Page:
Next Permutation


  • 1

    Click here to see the full article post


  • 0
    C

    To find j, we can use a binary search between i and end.
    However this may not make it faster in real world, because for a random permutation, i won't be far away from end.
    If we know the array is almost sorted, then binary search will be better.


  • 0
    A

    If given a multitude of random testcases each with very long length, binary search of finding j will be faster.


  • 0
    A

    In the brute force approach shouldn't the space be O(n!) and not O(n)?
    Given n elements produce n! permutations and we need space to store n! permutations.


  • 0
    W

    For
    while (j >= 0 && nums[j] <= nums[i]), there is no need to test j >= 0, as there must be a number is bigger than nums[i].
    while (nums[j] <= nums[i]) is enough.


  • 0

    Your animation makes the illustration perfect! Thumbs up!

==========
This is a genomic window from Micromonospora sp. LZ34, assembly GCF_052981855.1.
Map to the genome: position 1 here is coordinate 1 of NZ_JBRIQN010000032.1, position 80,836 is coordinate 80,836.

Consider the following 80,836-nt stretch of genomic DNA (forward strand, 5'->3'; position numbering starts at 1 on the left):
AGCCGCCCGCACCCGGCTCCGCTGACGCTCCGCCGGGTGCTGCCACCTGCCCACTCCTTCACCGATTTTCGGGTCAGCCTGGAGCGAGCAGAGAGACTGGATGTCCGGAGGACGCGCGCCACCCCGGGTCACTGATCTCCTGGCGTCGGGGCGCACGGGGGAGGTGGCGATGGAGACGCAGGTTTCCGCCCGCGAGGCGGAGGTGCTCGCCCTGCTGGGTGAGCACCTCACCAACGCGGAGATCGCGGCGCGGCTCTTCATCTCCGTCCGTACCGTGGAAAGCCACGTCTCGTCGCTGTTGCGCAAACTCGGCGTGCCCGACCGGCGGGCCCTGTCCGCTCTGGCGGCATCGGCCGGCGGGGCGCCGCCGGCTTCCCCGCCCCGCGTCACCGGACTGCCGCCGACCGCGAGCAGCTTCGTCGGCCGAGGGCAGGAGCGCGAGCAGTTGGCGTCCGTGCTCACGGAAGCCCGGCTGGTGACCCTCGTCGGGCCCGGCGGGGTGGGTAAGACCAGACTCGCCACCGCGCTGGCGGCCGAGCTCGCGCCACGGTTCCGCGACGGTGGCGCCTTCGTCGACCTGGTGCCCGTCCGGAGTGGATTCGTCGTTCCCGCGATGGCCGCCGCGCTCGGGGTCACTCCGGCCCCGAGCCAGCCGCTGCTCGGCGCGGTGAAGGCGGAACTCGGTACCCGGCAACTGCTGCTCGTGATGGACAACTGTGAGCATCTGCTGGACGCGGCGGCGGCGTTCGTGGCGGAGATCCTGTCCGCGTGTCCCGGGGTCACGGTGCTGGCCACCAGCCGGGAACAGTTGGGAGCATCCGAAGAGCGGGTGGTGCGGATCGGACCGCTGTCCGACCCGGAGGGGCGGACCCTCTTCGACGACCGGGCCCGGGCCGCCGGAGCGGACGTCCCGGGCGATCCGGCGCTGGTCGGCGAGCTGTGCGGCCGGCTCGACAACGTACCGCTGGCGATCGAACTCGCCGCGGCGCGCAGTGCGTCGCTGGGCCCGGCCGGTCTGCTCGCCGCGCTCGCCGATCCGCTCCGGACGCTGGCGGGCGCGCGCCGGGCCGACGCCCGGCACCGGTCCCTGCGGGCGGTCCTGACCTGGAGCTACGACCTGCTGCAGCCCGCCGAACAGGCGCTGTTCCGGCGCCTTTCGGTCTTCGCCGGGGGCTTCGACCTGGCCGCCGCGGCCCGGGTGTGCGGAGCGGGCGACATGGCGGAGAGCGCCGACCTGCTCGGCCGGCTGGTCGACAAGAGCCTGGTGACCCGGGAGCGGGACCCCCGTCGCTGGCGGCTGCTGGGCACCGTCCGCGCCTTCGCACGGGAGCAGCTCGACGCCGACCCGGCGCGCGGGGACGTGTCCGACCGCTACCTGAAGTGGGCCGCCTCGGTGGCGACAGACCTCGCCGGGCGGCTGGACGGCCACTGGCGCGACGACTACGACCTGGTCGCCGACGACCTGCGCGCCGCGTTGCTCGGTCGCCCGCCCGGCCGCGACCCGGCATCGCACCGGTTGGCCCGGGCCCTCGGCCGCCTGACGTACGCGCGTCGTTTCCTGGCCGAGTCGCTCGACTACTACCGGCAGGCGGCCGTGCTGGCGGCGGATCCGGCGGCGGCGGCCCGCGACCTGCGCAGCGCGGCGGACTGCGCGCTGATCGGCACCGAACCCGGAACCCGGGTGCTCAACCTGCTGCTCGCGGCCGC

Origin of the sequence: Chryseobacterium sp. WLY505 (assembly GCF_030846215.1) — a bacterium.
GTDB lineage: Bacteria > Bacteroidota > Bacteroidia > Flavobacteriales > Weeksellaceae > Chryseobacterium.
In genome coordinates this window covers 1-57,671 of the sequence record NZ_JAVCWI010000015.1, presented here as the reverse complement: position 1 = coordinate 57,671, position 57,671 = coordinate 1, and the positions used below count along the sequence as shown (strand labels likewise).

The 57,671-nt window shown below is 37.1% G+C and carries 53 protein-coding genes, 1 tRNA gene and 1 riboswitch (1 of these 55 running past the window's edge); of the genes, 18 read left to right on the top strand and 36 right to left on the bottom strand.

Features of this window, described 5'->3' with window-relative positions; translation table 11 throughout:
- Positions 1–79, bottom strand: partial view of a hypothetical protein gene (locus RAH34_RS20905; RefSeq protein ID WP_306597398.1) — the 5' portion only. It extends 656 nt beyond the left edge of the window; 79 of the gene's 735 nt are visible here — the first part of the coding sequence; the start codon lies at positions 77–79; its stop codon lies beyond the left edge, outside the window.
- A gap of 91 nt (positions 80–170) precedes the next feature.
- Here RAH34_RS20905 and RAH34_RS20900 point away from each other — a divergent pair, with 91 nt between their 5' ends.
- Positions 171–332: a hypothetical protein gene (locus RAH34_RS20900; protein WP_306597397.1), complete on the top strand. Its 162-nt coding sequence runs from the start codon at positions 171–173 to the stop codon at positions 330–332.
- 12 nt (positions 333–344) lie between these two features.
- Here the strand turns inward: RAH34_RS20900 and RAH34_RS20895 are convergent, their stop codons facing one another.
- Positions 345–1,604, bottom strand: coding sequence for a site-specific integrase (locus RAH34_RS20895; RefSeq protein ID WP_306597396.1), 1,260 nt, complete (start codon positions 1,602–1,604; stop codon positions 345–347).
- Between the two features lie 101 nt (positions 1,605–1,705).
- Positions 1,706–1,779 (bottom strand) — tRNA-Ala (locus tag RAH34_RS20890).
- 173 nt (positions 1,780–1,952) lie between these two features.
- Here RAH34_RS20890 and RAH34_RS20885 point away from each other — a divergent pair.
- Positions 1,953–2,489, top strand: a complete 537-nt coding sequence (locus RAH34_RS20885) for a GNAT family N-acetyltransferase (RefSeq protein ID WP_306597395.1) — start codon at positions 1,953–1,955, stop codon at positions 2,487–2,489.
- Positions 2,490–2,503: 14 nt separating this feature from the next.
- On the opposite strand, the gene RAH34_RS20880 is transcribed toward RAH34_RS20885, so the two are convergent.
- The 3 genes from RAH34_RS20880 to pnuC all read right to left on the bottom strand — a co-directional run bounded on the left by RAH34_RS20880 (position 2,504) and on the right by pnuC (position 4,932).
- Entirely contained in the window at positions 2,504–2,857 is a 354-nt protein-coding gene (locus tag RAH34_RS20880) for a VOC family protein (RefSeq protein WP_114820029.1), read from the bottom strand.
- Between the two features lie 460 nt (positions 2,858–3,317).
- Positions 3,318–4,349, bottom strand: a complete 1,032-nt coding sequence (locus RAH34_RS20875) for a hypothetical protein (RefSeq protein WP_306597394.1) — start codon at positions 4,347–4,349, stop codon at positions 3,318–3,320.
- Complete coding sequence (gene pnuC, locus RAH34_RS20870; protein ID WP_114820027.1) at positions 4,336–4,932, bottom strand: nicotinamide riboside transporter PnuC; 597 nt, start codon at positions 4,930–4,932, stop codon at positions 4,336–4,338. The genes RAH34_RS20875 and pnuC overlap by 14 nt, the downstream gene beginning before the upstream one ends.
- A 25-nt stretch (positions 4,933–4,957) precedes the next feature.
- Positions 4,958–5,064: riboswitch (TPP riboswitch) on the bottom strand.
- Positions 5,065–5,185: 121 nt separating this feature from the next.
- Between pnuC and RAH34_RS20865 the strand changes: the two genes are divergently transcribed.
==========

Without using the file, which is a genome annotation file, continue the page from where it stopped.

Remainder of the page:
• 0
    F

    Isn't the time complexity O(n! * n) for the brute force case? We have to compare all of the permutations to the original one/current closest (each comparision requres O(n) time)


  • 0
    V

    thx for the animation... helps a lot


  • 0
    V

    Isn't this incorrect? Should be nums[j] >= nums[i] since we are looking for a number that's greater than nums[i] where we found a break in the descending from left to right pattern. Can someone else double check this?

                while (j >= 0 && nums[j] <= nums[i]) {
                    j--;
                }
    

  • 0
    A

    while (j >= 0 && nums[j] <= nums[i]) {
    j--;
    }
    after this line ,before swap, i think an extra check for j>=0 is required. For Input [1,1] , j may become -1 according to this logic. So only swap when j >= 0 .


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